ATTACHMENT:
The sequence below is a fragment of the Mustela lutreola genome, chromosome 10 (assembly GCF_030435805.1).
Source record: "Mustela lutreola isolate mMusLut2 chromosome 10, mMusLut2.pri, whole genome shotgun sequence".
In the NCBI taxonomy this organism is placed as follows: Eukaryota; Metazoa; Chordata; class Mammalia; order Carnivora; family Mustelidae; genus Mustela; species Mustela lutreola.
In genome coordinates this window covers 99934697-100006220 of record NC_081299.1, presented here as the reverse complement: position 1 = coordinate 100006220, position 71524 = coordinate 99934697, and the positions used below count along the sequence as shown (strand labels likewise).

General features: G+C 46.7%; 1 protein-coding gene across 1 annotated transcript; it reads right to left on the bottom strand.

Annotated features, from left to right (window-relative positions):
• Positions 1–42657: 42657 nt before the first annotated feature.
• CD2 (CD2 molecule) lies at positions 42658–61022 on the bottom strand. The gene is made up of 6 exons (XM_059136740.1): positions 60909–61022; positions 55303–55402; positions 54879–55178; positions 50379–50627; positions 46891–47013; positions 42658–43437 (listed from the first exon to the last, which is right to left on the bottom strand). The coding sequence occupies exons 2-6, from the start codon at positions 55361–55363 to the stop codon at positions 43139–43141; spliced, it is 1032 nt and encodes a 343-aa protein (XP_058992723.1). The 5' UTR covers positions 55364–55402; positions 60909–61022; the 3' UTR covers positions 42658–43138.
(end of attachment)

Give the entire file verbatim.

The sequence below is a fragment of the Mustela lutreola genome, chromosome 10 (assembly GCF_030435805.1).
Source record: "Mustela lutreola isolate mMusLut2 chromosome 10, mMusLut2.pri, whole genome shotgun sequence".
In the NCBI taxonomy this organism is placed as follows: Eukaryota; Metazoa; Chordata; class Mammalia; order Carnivora; family Mustelidae; genus Mustela; species Mustela lutreola.
In genome coordinates this window covers 99934697-100006220 of record NC_081299.1, presented here as the reverse complement: position 1 = coordinate 100006220, position 71524 = coordinate 99934697, and the positions used below count along the sequence as shown (strand labels likewise).

General features: G+C 46.7%; 1 protein-coding gene across 1 annotated transcript; it reads right to left on the bottom strand.

Annotated features, from left to right (window-relative positions):
• Positions 1–42657: 42657 nt before the first annotated feature.
• CD2 (CD2 molecule) lies at positions 42658–61022 on the bottom strand. The gene is made up of 6 exons (XM_059136740.1): positions 60909–61022; positions 55303–55402; positions 54879–55178; positions 50379–50627; positions 46891–47013; positions 42658–43437 (listed from the first exon to the last, which is right to left on the bottom strand). The coding sequence occupies exons 2-6, from the start codon at positions 55361–55363 to the stop codon at positions 43139–43141; spliced, it is 1032 nt and encodes a 343-aa protein (XP_058992723.1). The 5' UTR covers positions 55364–55402; positions 60909–61022; the 3' UTR covers positions 42658–43138.